Noteworthy press for Tom McDermott

“Mr. McDermott is not simply a follower of tradition or a repository of old tunes. He composes within his wide-ranging idiom with a knowledgeable feeling for his sources and a sense of humor.” -John S. Wilson, New York Times, 1986

“To single out one New Orleans jazz musician for being talented and likeable is absurd. But, not long after moving here, Margaret and I were at a night club with friends when Tom McDermott, a thin, sandy-haired man, shuffled up to our table…A few minutes later, McDermott took the stage, sat down at the piano, and set it on fire. He can do anything. We’ve heard him play ragtime, ‘trad jazz,’ swing, choros from Brazil, musettes from France, and any number of other genres. He doesn’t just play tunes, either. He writes his own. How many other American musicians are writing musettes, for heaven’s sake?…We have all of Tom’s CDs, so when we’re shuffling our iPod through our stereo, it seems that every third song is being played by Tom McDermott. That’s fine with us.” -Dan Baum, New, May 23, 2007

“Tom McDermott’s unique piano style can be described as New Orleans hijinks with a classical strut. His CD All the Keys adventures through a grab-bag of musical worlds with harmonic sophistication, wit and rhythmic energy. The result is original and fascinating.”–Stuart Isacoff, Piano Today

“****Four Stars. Tom McDermott has steeped himself in ragtime and early jazz styles for most of his career….Danza emphasizes what Jelly Roll Morton termed the ‘Spanish Tinge’ of early jazz, drawing from Brazilian choro and Argentine tango as much as the pre-Dixieland repertoire…..Uncluttered by horns and drums, the charm of trad jazz comes to light in this collection.”-Todd Jenkins, downbeat, January 2004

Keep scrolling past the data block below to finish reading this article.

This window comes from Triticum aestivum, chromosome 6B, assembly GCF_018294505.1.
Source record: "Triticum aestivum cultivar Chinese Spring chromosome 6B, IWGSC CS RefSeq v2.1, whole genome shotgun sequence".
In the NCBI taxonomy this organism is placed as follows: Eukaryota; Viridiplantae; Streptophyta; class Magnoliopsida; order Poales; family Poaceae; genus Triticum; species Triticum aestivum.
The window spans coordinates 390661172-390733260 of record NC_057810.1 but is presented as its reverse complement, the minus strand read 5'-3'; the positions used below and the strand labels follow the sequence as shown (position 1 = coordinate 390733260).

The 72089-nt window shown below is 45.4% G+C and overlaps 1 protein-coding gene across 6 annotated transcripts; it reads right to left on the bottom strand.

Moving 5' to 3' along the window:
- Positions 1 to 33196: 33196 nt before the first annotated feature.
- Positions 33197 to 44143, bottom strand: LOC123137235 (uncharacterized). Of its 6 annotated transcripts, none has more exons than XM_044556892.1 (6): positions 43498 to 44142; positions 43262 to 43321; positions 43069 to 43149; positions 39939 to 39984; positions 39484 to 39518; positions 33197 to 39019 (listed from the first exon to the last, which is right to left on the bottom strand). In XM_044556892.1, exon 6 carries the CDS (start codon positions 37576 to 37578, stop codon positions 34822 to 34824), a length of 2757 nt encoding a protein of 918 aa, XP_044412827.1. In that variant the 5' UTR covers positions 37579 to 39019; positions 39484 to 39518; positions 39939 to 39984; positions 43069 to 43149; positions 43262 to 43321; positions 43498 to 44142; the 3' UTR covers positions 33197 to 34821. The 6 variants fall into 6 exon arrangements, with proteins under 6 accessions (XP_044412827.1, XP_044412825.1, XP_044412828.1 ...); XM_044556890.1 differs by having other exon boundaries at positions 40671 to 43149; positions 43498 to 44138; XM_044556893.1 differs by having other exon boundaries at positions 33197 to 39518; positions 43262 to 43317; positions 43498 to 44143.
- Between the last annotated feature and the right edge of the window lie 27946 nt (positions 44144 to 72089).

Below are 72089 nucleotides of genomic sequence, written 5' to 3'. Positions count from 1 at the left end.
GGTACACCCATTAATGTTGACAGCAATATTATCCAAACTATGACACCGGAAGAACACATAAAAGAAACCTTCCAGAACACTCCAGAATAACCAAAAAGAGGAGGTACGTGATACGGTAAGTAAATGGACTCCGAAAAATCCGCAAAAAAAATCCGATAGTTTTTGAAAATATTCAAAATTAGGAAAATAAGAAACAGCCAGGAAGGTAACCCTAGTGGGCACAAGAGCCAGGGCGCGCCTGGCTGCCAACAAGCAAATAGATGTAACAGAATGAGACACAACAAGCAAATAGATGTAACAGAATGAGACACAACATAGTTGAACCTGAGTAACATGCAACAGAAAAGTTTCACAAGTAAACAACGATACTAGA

“Every Thursday night at Donna’s on Rampart Street, Tom McDermott plays the fastest, wildest ragtime, Brazilian and stride piano you’ve ever heard.”–Mark Childress, New York Times, September 4, 2005

“Mr. Christopher and Mr. McDermott qualify as traditional jazz musicians, and their enthusiastic following consists of traditional jazz fans. But there’s nothing conservative about what they played with their quintet…Whether they were playing Jelly Roll Morton’s ‘Mamanita’ or a Brazilian choro tune, they made the music feel fresh. The rickety quality that haunts so much early-jazz repertory was nowhere to be found.”–Nate Chinen,, May 2, 2008

“Choro has obvious connections with early New Orleans jazz and ragtime, and on an excellent new album, Choro do Norte, he makes the connections clear…Mr. McDermott’s ‘Santa Teresa’ and ‘Lizinha,’ with their bewitching changes, suggest that he’s deep inside this style of music; this is not some sort of dry re-creation.”–Ben Ratliff, NYTimes, July 17, 2005

“(Choro do Norte) is a delightful example of the crossroads that run deep in New Orleans….elegant performances that would have rocked the house at a Creole ball or a Storyville brothel.”-David Fricke, Rolling Stone, October 6, 2005

“Tom McDermott, a pianist and composer from St. Louis who settled in New Orleans more than 20 years ago, steeped himself in the local lore from the classical compositions of Louis Moreau Gottschalk to the Mardi Gras mambos of Professor Longhair. He also delved further into Latin America — to Argentine tango and to Brazilian choro, a cousin of ragtime — and elsewhere. “Bamboula” (Minky) is a compilation drawn largely from Mr. McDermott’s previous albums. The album is named after a Gottschalk melody that gets a tambourine-tapping choro-meets-traditional-jazz treatment; Mr. McDermott also thoroughly revamps two Scott Joplin pieces. But the other 13 ingenious miniatures, played by small groups that often include Evan Christopher on clarinet, are Mr. McDermott’s own: compositions that can simultaneously invoke Chopin and habanera or New Orleans slow drag and Parisian bal-musette, complete with accordion. The pianist and songwriter Van Dyke Parks chose the tracks, and they reflect his fondness for nostalgia gone surreal — seemingly antiquarian settings where strange twists and turns occur — and for chromatic rambles that end up making sense. Mr. McDermott’s time-warped parlor music turns out to be as wily as it is elegant.” -Jon Pareles, NYTimes, 1/12/14

“Tom McDermott mastered fearsome Jelly Roll Morton compositions like the aptly-titled “Finger Breaker”; Davell Crawford, even brawnier and wilder, flung tremolos and glissandos all over the place in a Booker tribute. They’re local luminaries who are too little known outside New Orleans.” -Jon Pareles, NYTimes, April 24, 2019.

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